Ask Peter: Reheating
When entertaining I like to cook as much as I can in advance to avoid stuffing things up in the last minute panic. Is it possible to cook mashed potatoes (and other mashes I guess) an hour or two ahead and reheat it? I don’t have a microwave and I tried reheating mash in a pot but it stuck to the bottom. I would also like to know if it’s possible to do this with a green vegetable? So they are already cooked and I can just pour some boiling water over them...are there tricks you chefs use for this?
You can absolutely reheat your mash a few hours after making it and, to be honest, you can even make it the day before. It will be fine to eat and it’s easy to reheat as it doesn’t affect the texture or taste. A microwave is good to reheat things for all sorts of reasons: it is quick and, although it uses a fair whack of power, it’s probably more energy efficient than turning the oven on to slowly reheat. A microwave also keeps the mash moist and you’re highly unlikely to burn it compared to reheating mash in a saucepan over a flame – which is also likely to stick.
However, as you say, you don’t have a microwave, so here’s the best alternate method. Spoon the mash into a ceramic or non-stick dish and lay a sheet of baking paper on top. Press it down firmly to flatten the mash evenly, which means it’ll reheat evenly, then warm it up in the oven anywhere between 120C and 180C. If you’re cooking something in the oven, just shove it in alongside it. To test if it’s hot, just eat a little.
You can also reheat leftover risotto this same way, which is foolproof compared to reheating in a saucepan which sometimes overcooks the rice.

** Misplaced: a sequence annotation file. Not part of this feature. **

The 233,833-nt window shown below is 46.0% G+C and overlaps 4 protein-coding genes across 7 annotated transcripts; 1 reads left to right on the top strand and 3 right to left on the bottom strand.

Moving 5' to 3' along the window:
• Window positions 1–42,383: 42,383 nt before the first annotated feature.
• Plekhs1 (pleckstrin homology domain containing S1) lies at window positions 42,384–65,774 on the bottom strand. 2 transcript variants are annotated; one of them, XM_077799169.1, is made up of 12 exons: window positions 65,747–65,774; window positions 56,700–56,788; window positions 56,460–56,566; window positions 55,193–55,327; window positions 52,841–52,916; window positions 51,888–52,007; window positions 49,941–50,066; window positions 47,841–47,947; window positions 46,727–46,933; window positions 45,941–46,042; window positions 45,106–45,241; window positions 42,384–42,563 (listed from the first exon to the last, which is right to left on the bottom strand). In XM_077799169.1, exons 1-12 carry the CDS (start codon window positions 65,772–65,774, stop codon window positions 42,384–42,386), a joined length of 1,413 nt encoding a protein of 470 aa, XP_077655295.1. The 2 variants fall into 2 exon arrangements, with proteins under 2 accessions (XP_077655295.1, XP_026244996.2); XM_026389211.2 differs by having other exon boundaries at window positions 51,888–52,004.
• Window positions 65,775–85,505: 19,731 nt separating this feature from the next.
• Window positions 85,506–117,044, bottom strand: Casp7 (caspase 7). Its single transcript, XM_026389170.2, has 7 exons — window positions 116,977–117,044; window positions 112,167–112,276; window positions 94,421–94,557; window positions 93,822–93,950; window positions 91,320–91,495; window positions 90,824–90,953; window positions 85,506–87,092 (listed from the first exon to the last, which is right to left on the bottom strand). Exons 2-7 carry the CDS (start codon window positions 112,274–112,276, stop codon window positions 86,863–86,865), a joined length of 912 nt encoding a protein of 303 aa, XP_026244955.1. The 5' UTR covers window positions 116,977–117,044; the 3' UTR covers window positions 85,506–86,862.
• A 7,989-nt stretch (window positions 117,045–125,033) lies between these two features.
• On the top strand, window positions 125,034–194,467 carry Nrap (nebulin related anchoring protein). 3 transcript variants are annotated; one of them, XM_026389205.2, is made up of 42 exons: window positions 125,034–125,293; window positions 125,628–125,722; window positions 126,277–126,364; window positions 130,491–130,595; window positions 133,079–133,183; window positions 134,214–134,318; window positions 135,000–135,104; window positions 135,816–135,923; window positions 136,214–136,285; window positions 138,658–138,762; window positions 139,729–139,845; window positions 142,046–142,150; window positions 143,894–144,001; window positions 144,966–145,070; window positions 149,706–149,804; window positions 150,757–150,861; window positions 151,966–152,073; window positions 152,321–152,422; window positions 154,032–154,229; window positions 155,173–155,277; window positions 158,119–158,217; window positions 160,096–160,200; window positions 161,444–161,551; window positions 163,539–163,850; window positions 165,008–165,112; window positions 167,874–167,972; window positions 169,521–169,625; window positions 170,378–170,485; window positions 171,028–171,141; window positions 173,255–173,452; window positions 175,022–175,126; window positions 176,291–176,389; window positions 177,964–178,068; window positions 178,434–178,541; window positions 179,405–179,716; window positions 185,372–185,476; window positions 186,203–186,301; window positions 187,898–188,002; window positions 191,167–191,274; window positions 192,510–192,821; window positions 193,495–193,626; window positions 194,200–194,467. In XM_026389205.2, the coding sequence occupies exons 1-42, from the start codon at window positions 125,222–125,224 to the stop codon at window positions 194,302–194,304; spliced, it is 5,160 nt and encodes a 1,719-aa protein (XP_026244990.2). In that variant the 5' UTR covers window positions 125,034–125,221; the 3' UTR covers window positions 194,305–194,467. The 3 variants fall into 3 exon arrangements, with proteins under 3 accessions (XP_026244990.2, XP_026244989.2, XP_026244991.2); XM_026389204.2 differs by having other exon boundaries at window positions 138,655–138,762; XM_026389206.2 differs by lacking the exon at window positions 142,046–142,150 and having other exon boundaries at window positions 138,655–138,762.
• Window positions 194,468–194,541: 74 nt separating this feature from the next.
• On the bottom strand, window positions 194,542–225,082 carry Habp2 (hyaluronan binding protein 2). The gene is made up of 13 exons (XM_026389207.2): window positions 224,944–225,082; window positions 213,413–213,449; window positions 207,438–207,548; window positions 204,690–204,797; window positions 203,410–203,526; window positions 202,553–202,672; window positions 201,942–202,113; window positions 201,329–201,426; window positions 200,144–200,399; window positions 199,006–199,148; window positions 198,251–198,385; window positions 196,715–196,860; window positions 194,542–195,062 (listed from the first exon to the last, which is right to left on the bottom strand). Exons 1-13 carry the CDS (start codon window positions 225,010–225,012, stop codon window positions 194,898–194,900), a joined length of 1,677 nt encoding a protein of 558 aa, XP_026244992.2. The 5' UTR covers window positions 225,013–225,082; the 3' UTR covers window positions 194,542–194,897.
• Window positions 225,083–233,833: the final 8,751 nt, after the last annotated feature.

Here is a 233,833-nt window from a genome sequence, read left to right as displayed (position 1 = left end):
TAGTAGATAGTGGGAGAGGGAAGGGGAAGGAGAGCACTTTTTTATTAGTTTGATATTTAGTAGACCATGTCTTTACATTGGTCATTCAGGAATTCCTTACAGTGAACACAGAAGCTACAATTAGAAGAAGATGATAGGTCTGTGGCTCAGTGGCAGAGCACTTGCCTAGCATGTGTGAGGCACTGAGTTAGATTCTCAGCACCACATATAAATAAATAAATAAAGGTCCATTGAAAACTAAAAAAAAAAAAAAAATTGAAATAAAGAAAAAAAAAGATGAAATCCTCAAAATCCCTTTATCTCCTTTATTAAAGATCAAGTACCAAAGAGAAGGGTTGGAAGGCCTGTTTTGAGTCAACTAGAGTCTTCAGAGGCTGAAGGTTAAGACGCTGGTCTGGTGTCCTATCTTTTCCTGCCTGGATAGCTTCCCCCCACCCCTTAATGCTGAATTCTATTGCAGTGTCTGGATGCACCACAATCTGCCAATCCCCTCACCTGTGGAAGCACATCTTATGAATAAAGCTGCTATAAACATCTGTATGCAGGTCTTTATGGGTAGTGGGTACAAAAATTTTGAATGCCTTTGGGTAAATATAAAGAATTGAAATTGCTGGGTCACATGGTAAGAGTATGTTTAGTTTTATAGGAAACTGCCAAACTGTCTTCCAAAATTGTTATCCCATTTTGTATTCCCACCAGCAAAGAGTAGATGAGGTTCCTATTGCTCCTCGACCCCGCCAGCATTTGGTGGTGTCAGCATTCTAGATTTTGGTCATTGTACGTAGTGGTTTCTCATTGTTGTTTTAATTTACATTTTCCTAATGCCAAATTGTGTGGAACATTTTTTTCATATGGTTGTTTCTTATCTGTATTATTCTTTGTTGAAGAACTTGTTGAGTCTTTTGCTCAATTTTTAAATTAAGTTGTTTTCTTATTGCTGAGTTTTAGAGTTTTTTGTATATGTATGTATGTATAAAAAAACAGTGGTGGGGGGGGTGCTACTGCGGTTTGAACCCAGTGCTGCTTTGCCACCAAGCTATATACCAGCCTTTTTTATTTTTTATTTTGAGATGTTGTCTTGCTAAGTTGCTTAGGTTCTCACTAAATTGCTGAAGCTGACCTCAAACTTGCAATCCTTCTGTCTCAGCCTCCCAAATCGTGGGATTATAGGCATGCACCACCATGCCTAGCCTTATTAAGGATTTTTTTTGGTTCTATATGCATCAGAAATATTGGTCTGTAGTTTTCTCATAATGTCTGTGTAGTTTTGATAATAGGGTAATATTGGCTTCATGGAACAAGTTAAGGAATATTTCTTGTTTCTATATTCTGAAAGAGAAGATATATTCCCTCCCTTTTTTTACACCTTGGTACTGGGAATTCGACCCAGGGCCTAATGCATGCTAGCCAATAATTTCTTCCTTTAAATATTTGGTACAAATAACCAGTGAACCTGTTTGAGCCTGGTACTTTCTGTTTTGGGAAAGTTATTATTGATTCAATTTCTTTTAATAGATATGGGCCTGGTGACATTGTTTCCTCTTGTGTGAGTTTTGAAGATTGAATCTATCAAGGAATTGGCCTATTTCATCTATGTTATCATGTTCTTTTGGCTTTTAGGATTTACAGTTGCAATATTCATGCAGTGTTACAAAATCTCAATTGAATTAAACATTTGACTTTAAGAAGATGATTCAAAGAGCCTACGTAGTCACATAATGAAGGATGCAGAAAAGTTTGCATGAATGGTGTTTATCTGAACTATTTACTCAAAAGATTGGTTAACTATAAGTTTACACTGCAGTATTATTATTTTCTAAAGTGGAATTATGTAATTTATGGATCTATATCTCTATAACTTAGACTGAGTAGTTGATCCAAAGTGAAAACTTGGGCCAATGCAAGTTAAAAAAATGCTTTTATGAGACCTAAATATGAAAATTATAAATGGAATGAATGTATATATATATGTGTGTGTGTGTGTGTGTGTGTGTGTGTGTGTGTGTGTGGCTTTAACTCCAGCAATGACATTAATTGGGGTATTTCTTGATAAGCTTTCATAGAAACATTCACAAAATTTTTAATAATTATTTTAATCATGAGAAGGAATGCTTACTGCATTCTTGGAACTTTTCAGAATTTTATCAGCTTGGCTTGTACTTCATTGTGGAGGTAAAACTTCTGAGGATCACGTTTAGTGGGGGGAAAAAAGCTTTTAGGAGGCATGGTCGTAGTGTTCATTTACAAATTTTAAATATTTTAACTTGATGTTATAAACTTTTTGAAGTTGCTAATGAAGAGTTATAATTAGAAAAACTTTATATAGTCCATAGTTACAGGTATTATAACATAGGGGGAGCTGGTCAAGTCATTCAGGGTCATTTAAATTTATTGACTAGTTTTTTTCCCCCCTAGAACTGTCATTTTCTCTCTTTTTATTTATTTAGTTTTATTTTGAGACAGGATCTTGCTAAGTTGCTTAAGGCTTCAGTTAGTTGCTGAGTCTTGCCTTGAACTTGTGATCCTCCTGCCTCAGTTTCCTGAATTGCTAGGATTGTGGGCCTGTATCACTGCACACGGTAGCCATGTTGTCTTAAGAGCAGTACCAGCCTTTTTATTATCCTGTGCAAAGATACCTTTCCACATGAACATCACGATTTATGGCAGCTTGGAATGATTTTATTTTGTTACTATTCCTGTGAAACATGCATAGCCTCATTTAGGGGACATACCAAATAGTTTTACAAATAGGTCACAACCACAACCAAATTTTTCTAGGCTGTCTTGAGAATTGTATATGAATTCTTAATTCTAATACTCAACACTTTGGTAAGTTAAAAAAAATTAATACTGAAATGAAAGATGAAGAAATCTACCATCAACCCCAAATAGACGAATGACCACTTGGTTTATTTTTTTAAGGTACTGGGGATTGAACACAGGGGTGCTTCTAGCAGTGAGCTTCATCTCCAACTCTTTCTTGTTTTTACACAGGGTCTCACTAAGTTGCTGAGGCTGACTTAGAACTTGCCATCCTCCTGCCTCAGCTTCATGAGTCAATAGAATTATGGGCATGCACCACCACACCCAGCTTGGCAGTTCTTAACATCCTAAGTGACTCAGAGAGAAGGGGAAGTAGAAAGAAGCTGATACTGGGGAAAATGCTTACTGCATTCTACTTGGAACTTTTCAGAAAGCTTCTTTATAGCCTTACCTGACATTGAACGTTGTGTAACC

Green veggies can be pre-blanched but make sure they are slightly under cooked, drained, then plunged into very cold, or iced, water until they lose all their heat. Once cold, drain in a colander and then either keep in the fridge (if you’re not going to eat them within a few hours) or simply leave at room temperature. When you want to serve them, simply drop them (brought to room temperature) into a pot of boiling water, turned off, for 45 seconds, and they’ll be good as gold. You could also, as you suggest, pour boiling water over them in a heatproof bowl.
One advantage of this reheating is that you can make sure every veggie is cooked to perfection. Assuming you’re cooking beans, broccoli and snow peas, you’d bring lightly salted water to the boil and add the beans, boil for 30-45 seconds depending on their size, then add the broccoli and boil another 30 seconds, then add the snow peas and boil for another 10 seconds. Drain into a colander then refresh in iced water, and drain once cooled. When it comes time to reheat, it’ll take just over a minute. That’ll take some pressure off your next dinner party.
While we’re talking time saving tricks of the trade, you can also apply this to salads. The thing that breaks down vegetables and leaves in a salad is the dressing. The vinegar, salt and oil will break down the cell structure of delicate leaves especially. However, assuming you have a big mixed salad as part of your meal, here’s how to prep in advance but still keep it fresh.
You need to layer it in a bowl, starting with the more robust things in the bottom such as blanched beans, sliced boiled potatoes, roast diced kumara etc. Next put the more moist things like halved cherry tomatoes, crumbled feta, olives, capers, sliced cucumber. Then the nuts or seeds go in, and finally the leaves. Seal the salad with plastic wrap and store in the fridge. Just as you go to serve it, shake the dressing, drizzle half of it on and toss the salad, then drizzle on the remaining dressing. It’ll look fresh and crisp.
In our Ask Peter series, executive chef Peter Gordon answers your curly culinary questions. If you're stumped over something food-related, send your question to firstname.lastname@example.org and keep checking in for answers. You can read more on Peter on his website, have a read of his Ask Peter articles or check out his recipes on our site.